Condensed-phase laser ionization time-of-flight mass spectrometry of highly energetic nitro-aromatic compounds


Correspondence to: J. M. Vadillo, Department of Analytical Chemistry, University of Málaga, 29071 Málaga, Spain.




Analysis of explosive compounds represents an interesting field of work due to the obvious social relevance of these compounds. Direct laser ionization allows the analysis of these high internal energy compounds without sampling or preparation procedures. We have studied nitro-aromatic compounds to understand their mass spectra when directly ionized in the condensed phase, different from the gas-phase studies commonly conducted.


Direct condensed-phase laser ionization time-of-flight mass spectrometry of high energy density materials has been performed using a 5 ns width quadrupled Nd:YAG laser. No matrix assistance was used. Fine control of the laser energy allowed the study of the fragmentation processes from values close to the ionization threshold to ones where atomic-only mass spectra were recorded.


The influence of the variation of extraction conditions on the recorded mass spectra was investigated. For low extraction width pulses, ions with low m/z values were mainly observed, whereas, at higher widths, higher mass fragment ions were also detected while the total ion current was maintained. Therefore, the mass spectra can be modulated to obtain mass spectra containing molecular or atomic information. The onset of ion generation for the different fragment ions was also studied, yielding information that can help to understand the processes involved in the fragmentation pathways of the molecule and in the dissociation mechanisms. Two sampling procedures allowed the prospective use of LIMS as a screening technique for nitro-aromatic-based highly energetic explosives.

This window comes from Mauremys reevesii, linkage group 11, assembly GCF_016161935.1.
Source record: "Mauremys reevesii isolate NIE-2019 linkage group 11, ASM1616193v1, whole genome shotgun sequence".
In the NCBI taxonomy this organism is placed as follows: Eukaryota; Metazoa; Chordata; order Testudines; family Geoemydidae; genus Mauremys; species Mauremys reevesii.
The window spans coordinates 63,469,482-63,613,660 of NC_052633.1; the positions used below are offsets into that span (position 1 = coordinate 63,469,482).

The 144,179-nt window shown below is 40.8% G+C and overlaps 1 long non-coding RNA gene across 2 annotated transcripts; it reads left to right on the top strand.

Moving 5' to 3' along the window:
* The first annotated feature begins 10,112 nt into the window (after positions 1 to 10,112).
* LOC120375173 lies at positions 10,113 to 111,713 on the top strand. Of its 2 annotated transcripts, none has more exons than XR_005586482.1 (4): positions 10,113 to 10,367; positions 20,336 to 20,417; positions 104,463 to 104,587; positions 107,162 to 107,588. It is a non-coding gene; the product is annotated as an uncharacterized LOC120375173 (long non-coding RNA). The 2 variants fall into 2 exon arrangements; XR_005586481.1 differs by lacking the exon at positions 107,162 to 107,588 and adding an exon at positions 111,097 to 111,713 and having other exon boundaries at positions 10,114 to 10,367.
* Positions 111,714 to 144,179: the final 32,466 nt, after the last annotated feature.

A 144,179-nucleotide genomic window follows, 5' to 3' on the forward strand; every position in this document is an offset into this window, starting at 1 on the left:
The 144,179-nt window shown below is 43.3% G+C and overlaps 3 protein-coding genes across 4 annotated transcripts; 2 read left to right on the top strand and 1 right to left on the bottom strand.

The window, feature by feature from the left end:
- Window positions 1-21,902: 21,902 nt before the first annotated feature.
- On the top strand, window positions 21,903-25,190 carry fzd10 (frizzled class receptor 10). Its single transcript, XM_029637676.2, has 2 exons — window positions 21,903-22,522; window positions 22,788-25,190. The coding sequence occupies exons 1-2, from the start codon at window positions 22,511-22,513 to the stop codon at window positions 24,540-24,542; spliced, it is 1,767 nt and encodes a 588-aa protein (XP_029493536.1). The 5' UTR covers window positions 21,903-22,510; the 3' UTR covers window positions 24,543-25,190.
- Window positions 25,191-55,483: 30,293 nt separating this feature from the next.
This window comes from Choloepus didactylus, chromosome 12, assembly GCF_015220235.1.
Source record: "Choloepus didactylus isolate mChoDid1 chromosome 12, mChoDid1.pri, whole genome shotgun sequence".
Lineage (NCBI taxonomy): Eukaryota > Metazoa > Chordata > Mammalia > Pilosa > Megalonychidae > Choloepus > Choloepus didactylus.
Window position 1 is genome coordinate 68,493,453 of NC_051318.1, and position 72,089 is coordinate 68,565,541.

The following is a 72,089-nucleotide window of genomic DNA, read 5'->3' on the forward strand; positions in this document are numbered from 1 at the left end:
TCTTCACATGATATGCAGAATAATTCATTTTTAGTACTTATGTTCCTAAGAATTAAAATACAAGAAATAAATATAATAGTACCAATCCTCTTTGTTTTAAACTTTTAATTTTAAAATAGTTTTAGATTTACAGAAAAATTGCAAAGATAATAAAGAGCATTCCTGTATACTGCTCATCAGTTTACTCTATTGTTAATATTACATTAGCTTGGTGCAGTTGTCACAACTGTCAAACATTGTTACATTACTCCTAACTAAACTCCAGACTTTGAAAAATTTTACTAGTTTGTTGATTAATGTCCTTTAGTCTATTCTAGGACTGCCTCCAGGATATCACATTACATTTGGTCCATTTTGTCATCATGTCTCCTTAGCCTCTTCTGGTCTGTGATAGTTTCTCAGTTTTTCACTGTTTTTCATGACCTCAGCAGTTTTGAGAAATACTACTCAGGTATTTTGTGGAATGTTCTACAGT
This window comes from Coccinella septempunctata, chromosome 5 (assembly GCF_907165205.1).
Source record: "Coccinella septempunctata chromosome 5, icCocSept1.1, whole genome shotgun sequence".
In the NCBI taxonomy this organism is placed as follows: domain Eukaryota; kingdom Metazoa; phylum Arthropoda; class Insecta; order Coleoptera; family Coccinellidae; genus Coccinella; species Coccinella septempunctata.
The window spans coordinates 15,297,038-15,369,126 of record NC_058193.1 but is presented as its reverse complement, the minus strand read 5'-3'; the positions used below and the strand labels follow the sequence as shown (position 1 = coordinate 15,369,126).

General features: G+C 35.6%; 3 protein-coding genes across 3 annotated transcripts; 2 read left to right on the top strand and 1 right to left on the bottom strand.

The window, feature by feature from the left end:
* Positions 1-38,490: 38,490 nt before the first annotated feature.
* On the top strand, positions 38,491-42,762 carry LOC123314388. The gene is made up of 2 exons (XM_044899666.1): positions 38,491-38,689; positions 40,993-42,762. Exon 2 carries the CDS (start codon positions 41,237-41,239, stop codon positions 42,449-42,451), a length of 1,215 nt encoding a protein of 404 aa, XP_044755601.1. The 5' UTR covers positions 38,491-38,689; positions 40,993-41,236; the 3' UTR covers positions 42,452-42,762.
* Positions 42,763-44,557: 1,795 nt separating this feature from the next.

Direct analysis of explosive compounds has been performed by laser ionization. A large dependence of the resultant spectra on the laser energy was observed that might be useful for studies of fragmentation pathways. For forensic applications, two sampling procedures might allow the use of LIMS as a screening technique. Copyright © 2013 John Wiley & Sons, Ltd.